(OPINION) This isn’t a column about Leslie Van Houten. This is a column about the often competing virtues of justice versus mercy.
But the news event that started me thinking (again) about those dueling impulses was the recent announcement that Van Houten, a former member of Charles Manson’s “family,” will soon be paroled from prison.
She didn’t take part in the infamous 1969 slaughter of actress Sharon Tate and several others at Tate’s home in Los Angeles. But shortly afterward she was involved in the gruesome murders of supermarket executive Leno LaBianca and his wife, Rosemary.
Van Houten, then 19, held down Rosemary LaBianca while Charles “Tex” Watson stabbed her repeatedly. She then stabbed Rosemary 14 times herself and used the LaBianca’s blood to write messages on the walls of their home.
She was sentenced to death in 1971, as were Manson and three other followers. But the following year California abolished its death penalty. Van Houten’s sentence was commuted to life in prison with the possibility of parole.
She’ll soon turn 74. She’s spent more than a half-century in prison.
As the Washington Post reported, “Van Houten is the first person convicted in the Manson Family murders to be released on parole, after showing what the California Board of Parole Hearings called ‘extraordinary rehabilitative efforts’ and remorse.”
Reading that Van Houten would be released, I was surprised by the tenor of the readers’ comments that followed the various stories.
Here was the “most-liked” comment on one Washington Post story: “She killed innocent people. It is difficult to imagine the fear and terror these poor victims experienced at the hands of this person. She needs to die in prison. She should never be released.”
And a portion of the second-most-liked: “Plenty of people do stupid things in their late teens/early 20s, and yet somehow manage to not viciously murder innocent strangers. … There is something fundamental missing in a person who does that. She has already had the mercy of growing old, something she denied the LaBiancas. No parole.”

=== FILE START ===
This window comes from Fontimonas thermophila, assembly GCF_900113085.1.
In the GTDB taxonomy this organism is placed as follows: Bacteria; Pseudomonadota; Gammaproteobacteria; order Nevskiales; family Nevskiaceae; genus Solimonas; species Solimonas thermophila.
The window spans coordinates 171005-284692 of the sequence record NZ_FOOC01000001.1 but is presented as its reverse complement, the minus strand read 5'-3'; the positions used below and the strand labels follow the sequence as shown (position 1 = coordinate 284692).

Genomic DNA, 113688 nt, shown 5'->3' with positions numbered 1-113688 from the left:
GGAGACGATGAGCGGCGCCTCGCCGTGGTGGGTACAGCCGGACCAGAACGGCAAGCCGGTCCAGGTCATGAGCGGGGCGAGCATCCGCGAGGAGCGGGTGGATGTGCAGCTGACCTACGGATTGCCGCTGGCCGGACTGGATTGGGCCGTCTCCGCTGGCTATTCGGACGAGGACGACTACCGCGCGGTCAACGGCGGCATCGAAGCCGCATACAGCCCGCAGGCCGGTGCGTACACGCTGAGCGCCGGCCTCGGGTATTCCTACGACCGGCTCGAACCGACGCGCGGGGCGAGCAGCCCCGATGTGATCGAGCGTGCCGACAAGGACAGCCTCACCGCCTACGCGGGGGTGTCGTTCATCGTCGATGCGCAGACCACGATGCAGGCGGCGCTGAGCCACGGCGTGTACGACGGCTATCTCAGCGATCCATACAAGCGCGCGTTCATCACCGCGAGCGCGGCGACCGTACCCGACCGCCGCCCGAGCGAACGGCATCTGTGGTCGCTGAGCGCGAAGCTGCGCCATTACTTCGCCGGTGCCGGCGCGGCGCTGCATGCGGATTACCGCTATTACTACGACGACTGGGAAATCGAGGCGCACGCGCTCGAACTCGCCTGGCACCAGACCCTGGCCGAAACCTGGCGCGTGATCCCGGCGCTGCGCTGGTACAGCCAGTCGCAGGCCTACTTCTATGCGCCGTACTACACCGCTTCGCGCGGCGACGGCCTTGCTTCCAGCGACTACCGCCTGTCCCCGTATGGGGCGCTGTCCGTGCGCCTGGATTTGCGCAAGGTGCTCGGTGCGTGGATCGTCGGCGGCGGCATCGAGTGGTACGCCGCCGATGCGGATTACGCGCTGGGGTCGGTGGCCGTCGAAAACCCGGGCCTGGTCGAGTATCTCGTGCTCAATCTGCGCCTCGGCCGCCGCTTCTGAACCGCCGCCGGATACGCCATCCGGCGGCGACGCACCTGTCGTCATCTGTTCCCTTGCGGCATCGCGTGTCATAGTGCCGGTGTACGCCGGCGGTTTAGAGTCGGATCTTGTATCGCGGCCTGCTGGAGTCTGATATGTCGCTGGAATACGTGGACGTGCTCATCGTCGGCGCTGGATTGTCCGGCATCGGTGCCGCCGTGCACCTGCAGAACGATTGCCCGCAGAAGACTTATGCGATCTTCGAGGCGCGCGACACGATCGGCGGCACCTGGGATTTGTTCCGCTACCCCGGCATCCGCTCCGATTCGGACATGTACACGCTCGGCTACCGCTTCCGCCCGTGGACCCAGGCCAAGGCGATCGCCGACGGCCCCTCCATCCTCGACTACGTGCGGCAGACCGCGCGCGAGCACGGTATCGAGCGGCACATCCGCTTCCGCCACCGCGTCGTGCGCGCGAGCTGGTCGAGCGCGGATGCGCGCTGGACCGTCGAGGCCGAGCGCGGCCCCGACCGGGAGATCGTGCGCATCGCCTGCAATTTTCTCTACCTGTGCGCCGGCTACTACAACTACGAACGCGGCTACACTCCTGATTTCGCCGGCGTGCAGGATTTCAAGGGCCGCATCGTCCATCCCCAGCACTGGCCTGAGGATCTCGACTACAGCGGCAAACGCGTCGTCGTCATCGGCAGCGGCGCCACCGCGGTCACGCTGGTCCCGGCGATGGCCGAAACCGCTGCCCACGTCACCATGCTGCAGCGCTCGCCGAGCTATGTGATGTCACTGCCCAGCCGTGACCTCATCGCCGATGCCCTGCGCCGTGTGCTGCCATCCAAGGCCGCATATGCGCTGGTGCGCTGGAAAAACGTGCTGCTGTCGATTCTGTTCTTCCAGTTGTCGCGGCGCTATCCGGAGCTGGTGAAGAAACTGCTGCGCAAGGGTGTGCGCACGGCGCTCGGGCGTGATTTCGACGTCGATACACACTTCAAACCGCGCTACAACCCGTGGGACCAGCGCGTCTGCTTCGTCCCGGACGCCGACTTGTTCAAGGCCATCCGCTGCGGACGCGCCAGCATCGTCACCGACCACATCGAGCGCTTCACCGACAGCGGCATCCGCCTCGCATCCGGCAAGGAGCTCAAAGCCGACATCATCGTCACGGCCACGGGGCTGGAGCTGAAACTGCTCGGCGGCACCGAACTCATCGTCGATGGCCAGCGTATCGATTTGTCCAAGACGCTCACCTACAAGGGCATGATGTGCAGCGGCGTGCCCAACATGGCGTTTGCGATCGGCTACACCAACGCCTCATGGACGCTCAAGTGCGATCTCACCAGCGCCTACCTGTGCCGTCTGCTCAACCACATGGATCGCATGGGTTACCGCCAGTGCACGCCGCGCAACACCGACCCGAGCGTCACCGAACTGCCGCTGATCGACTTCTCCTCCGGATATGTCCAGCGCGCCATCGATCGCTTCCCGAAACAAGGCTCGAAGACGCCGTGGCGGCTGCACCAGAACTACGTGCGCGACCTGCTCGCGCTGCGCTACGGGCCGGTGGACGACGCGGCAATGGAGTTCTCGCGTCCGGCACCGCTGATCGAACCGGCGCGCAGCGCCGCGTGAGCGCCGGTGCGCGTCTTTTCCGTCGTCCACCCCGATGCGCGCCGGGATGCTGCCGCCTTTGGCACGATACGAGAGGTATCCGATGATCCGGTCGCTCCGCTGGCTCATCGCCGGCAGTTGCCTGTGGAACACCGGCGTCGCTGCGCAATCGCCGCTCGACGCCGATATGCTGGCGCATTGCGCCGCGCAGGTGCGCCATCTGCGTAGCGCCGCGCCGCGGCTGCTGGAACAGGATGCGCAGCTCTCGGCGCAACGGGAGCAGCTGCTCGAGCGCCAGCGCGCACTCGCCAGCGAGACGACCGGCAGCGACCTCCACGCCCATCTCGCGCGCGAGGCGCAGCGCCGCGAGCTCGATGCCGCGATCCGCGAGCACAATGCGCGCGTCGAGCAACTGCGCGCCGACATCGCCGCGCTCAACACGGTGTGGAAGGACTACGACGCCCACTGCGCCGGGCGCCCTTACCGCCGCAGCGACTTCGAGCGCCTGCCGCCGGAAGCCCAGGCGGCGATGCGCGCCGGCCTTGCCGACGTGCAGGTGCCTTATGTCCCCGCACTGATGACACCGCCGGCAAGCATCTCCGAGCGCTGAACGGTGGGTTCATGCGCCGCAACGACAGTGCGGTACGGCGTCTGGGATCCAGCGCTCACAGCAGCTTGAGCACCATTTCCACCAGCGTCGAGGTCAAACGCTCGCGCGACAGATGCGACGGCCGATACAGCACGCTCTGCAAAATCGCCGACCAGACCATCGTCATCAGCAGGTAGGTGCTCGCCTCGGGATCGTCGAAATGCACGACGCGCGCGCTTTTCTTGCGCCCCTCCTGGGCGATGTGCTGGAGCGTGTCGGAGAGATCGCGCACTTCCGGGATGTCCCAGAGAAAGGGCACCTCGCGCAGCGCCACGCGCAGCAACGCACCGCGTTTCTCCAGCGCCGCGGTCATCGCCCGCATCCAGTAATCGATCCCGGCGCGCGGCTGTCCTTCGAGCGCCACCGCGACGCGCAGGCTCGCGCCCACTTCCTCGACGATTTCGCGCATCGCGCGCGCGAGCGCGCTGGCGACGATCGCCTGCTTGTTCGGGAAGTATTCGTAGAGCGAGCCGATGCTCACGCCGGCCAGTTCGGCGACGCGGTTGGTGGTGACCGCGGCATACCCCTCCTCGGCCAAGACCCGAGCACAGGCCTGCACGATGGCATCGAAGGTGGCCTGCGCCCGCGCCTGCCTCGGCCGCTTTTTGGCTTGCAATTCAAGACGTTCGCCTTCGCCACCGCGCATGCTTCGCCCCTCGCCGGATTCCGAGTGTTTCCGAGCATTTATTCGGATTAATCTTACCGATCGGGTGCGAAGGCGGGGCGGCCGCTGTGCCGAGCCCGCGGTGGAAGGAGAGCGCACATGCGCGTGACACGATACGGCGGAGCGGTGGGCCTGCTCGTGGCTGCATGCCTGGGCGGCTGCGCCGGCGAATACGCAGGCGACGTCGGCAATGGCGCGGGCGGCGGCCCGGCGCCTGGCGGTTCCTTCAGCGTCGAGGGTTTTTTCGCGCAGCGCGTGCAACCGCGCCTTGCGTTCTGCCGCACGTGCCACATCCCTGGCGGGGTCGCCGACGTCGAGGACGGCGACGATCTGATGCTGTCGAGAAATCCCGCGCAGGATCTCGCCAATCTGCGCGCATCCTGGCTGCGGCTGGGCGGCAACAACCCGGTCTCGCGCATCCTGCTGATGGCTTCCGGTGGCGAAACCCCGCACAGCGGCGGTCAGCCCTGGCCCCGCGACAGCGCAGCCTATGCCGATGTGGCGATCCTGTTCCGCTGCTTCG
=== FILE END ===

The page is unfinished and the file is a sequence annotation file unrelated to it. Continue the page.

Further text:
Some readers did argue that nothing would be accomplished by continuing to keep a repentant septuagenarian in jail.
But the prevailing sentiment was that no matter how old or transformed Van Houten might be — she’s had extensive therapy, admitted her guilt, expressed remorse — none of that matters. She ought to rot in jail until she’s 75 or 90 or 100. No reprieves.
Again, this isn’t really a column about Van Houten.
As I scrolled through the comments, I thought not so much about her but, in a larger sense, about our society. In 21st century America, can any amount of repentance ever be enough?
We seem remarkably unforgiving now, not just toward murderers but toward anybody who’s remotely offended us — espoused the wrong political view or cut us off in traffic.
Should our goal be to consider everyone who’s done something wrong as dead to us, forever, or should it be to help them — and us — find redemption? If both justice and mercy are important, as I believe they are, how do we find the proper balance? And, assuming we’ll probably err in striking that balance, should we err on the side of justice — exacting an eye for an eye, a life for a life — or on the side of mercy?
I don’t know any definitive answers here. I prefer to approach such problems from a Christian perspective, but even Christians can’t agree on this one.
So I’ll just tell you what I think.
Justice matters, whether we’re talking about the egregious crimes of Van Houten, or far lesser offenses such as theft or drug dealing, or even petty, noncriminal irritations such as our fellow church members spreading gossip about us.
Those who’ve been victimized (or in the worst cases, their survivors), deserve to be heard. Where restitution is possible, it should be made, be it voluntary or compulsory.
If criminal wrongdoers — murderers, rapists, robbers — pose an ongoing threat, they should be locked up until they’re not a threat. Even those who aren’t criminals — serial slanderers, incessant troublemakers — perhaps need to be censured or even shunned.
But there must be room also for mercy. For everyone — up to and including a Van Houten.
Because if the victim of an offense is a child of God, made in God’s image — then so is the offender.
We should decline to inflict endless pain on a wrongdoer long after an offense, simply for the sake of vengeance.
There ought to be a statute of limitations for everybody, from killers to mere jerks, if she’s trying to do better, if he’s chosen a new life.
Wrongdoers should be offered a road back, if they care to take it. Sometimes, with time and hard work, people truly do grow and change.
I heard somebody say that justice is what we want for everybody else, but mercy is what we want for ourselves.
If we desire mercy, we should be eager to show it. Fifty-four years after her vicious, inexcusable crimes, Van Houten isn’t the same person she was in 1969. None of us is the same person today we were at 19. Van Houten’s an old woman now.
If I’d been on the parole board, I would’ve voted to release her.